We’re excited to introduce the ProCamera community to photographer and self-described ‘creative tinkerer’ Brian Townsend.
An accomplished professional photographer, Townsend is passionate about achieving high quality results from his iPhone and iPad. According to Townsend “the main thing is that if you want good results you have to treat the iPhone like a real camera.” To get the most out of his mobile devices, Townsend makes his own photographic accessories that complement his shooting style. We were amazed by Townsend’s ingenuity in solving a few common mobile photography challenges. Here are four inventions as described by Townsend himself.
iPhone 5 Tripod Mount
My tripod frame was made to fit the particular case I have on my iPhone so it probably wouldn’t fit another case type.
Things to note in my first photo: the tripod frame has two mounting positions for vertical & horizontal orientation. The rotation centre is directly under the lens (this is a point that most tripod attachments miss) and this is essential when doing panning in video and for making 360 panoramas.
You can see the mounting surfaces extend beyond the edges of the frame and there are a number of reasons for that, but that’s another story. It is made to fit the Manfrotto tripod camera plate. And for video I just switch to my Manfrotto fluid head and the same camera plate fits.
The second picture is in vertical orientation which I use a lot, and for 360 panoramas. Note, I have added a lens hood to avoid the dreaded lens flare. It really helps! Beside that, you can see the external viewfinder. I scrounged it from an old compact 35mm camera I took apart. It was a zoom finder so I was able to adjust, and then lock, the zoom level to match the view of the iPhone lens. I don’t have an external level for vertical format (yet) mainly because the panorama app has one built in.
Now you can also see why there is an open space at the bottom of the camera. I need the space to allow me to plug in the USB cord to connect the camera to an external battery for when I’m doing time-lapse sequences of the Bay of Fundy Tide, which is 6.25 hours, and the camera won’t run that long on the internal battery.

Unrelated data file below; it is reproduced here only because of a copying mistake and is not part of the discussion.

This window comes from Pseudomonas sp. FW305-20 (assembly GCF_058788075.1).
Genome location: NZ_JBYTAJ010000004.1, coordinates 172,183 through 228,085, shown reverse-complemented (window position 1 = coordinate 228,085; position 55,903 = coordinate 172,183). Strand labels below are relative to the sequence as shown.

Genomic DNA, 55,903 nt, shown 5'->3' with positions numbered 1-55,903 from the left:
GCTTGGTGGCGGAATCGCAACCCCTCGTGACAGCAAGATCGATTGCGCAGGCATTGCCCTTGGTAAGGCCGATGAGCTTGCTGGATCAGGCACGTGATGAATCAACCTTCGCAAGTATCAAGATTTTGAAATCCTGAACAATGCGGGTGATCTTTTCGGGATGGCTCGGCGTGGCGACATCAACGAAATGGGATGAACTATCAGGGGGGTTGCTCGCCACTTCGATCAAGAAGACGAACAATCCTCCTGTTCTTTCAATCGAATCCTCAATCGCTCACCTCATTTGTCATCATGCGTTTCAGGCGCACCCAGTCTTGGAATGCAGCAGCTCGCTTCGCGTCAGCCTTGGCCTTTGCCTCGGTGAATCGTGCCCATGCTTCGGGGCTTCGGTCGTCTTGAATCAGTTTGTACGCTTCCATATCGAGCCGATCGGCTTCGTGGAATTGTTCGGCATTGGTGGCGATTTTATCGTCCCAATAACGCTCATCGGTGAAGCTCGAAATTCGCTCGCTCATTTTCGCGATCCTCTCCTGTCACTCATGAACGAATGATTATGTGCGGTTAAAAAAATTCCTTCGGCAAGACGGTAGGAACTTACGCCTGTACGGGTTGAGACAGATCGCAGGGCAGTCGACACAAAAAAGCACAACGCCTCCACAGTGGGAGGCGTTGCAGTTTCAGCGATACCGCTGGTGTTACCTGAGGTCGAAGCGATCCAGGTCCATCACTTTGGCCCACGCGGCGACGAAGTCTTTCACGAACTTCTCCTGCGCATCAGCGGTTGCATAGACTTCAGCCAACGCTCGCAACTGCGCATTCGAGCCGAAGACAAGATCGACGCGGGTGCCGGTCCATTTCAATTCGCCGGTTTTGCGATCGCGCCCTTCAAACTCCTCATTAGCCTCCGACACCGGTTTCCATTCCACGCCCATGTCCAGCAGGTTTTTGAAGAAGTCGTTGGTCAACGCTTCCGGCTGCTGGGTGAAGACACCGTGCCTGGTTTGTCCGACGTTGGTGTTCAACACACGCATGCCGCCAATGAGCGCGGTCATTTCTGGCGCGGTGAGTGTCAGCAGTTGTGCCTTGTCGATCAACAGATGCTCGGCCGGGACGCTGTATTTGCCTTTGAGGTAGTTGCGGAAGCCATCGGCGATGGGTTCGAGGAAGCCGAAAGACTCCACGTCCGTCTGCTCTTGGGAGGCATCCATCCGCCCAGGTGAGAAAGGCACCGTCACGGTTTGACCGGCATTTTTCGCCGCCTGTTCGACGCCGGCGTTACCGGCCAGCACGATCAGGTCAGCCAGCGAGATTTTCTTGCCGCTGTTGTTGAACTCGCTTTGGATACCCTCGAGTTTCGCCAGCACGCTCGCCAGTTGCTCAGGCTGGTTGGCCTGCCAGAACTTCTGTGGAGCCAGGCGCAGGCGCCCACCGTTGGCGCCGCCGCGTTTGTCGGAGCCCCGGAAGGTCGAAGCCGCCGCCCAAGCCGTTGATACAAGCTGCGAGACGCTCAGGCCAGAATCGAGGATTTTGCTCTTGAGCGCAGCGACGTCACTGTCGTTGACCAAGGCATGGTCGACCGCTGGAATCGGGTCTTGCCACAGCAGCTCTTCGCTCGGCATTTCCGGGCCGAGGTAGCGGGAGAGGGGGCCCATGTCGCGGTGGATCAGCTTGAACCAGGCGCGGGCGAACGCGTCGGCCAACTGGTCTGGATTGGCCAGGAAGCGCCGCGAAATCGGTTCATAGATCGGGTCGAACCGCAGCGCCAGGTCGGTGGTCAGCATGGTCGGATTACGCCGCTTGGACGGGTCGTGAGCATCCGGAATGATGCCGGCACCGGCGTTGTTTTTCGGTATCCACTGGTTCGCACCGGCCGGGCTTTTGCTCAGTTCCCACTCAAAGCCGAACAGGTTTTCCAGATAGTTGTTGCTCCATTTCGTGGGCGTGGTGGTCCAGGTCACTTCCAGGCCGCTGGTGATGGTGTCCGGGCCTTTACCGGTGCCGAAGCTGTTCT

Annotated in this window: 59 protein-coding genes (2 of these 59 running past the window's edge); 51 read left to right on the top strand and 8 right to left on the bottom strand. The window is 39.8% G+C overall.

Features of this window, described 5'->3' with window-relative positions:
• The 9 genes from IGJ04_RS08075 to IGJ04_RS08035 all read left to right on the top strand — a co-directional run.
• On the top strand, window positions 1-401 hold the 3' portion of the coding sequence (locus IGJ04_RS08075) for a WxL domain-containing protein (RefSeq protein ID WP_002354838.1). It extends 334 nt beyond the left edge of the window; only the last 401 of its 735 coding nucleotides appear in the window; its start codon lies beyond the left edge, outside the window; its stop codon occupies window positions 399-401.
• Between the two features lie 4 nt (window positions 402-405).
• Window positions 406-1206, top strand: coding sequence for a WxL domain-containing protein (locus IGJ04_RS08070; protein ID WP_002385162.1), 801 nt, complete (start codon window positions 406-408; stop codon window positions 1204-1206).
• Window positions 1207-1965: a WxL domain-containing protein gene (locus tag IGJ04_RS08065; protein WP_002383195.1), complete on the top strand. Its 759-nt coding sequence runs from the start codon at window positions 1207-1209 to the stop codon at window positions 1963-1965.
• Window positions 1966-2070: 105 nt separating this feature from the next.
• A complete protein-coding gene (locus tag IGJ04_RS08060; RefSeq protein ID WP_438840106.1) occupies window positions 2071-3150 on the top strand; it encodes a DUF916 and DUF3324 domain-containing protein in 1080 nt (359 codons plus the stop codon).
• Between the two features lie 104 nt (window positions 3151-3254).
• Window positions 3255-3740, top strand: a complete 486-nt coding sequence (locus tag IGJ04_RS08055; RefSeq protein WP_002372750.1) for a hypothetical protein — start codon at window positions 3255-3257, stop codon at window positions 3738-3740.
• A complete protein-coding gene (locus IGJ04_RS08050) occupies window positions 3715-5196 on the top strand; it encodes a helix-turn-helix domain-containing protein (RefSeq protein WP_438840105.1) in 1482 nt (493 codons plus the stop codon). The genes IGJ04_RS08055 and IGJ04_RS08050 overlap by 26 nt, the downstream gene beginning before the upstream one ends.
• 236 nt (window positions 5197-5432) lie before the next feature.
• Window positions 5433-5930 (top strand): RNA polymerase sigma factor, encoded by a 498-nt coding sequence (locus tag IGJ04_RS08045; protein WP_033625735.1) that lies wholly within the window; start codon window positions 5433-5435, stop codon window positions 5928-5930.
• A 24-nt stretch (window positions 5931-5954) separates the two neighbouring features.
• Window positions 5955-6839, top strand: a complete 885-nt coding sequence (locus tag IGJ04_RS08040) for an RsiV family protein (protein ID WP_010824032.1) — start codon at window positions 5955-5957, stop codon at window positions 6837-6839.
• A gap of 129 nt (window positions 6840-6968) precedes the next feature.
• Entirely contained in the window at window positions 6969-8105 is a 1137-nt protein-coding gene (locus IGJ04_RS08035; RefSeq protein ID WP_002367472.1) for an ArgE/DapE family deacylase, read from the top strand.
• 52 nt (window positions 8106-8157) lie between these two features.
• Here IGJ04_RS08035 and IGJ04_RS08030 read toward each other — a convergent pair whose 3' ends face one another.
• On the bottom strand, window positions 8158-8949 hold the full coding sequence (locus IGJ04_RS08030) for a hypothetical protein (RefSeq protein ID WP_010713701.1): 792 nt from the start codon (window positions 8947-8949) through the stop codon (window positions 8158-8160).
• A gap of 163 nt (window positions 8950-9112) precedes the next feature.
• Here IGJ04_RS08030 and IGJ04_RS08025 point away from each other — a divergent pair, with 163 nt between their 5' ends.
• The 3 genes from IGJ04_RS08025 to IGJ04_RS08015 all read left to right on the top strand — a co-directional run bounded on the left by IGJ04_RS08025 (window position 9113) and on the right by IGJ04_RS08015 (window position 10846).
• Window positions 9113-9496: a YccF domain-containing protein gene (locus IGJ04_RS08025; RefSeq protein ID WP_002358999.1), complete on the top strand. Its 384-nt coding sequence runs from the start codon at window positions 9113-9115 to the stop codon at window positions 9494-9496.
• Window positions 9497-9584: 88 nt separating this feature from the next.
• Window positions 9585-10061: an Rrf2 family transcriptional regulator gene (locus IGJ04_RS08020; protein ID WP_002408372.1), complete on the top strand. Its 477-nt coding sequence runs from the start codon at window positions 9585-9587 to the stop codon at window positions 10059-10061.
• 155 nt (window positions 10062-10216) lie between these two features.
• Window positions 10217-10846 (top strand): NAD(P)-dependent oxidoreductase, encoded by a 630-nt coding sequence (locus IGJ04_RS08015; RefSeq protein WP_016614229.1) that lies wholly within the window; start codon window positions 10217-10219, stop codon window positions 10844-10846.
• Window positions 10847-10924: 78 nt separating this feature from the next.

This time lapse was made on my iPod. There are several others but most use multiple cameras and the iPod or iPhone is only one of the total.
iPad Viewing Cloth
Here is a picture of me using the iPad frame with a black cloth for viewing. It has a velcro strip around the outside to secure the black cloth from my old 4×5 camera. You can also see the lens hood, which is also held on with velcro. For a tongue-in-cheek touch you can see that 2 of the levers holding the iPad into the frame are film advance levers from old cameras. Except for the fact that the image is not inverted, the experience of using the iPad with a dark cloth is very reminiscent of using my old 4×5 camera. The big screen is wonderful to work with when you can really see it. The black cloth has lead weights at the corners to reduce flapping in the wind. Of course, I have the iPad version of ProCamera on my iPad 3.
360 Motorized Panorama Head
Here’s my last gizmo, I use it to make motorized 360 panoramas with the iPhone. It is made almost entirely of recycled parts. On top is a Manfrotto camera plate shoe. The gears come from an Epson printer, the central bearing part comes from an IBM copier, the gear motor is from an old camera. A single “N” battery powers it. The jack on the side is for the remote cable. It takes 1 minute for a full 360° rotation. It runs perfectly evenly so it works well for video, too.
iPhone Anti-glare Viewer
This device gives me clear view of the screen even in sunlight and lets me access screen controls, too. It is glued together out of photo matte board (black inside) and craft foam. The craft foam is soft where it touches the screen and has 3/4″ cuts to allow my fingers to poke through to access screen controls. Then they resume their normal position after I withdraw my finger. I planned to attach it to my tripod frame with velcro but in this prototype form I used an elastic. It turns out the elastic allows me to slide the viewer left or right if I need some different screen access.
The depth of the hood was determined by the convenient viewing distance of the lens. I found about 4″ was a good depth that allows viewing the whole screen with minimum distortion. A shorter hood requires some “looking around” to see the entire screen. I scrounged the lens from an old camera I took apart years ago. It is a 2 element cemented pair which gives a much better result than a single element lens, without distortion and colour fringing.
Now if I could figure out how to make it fold up!
Here are two of Townsend’s photographs taken with the Anti-glare viewer and ProCamera.
You can find more of Brian Townsend’s professional photography on his website.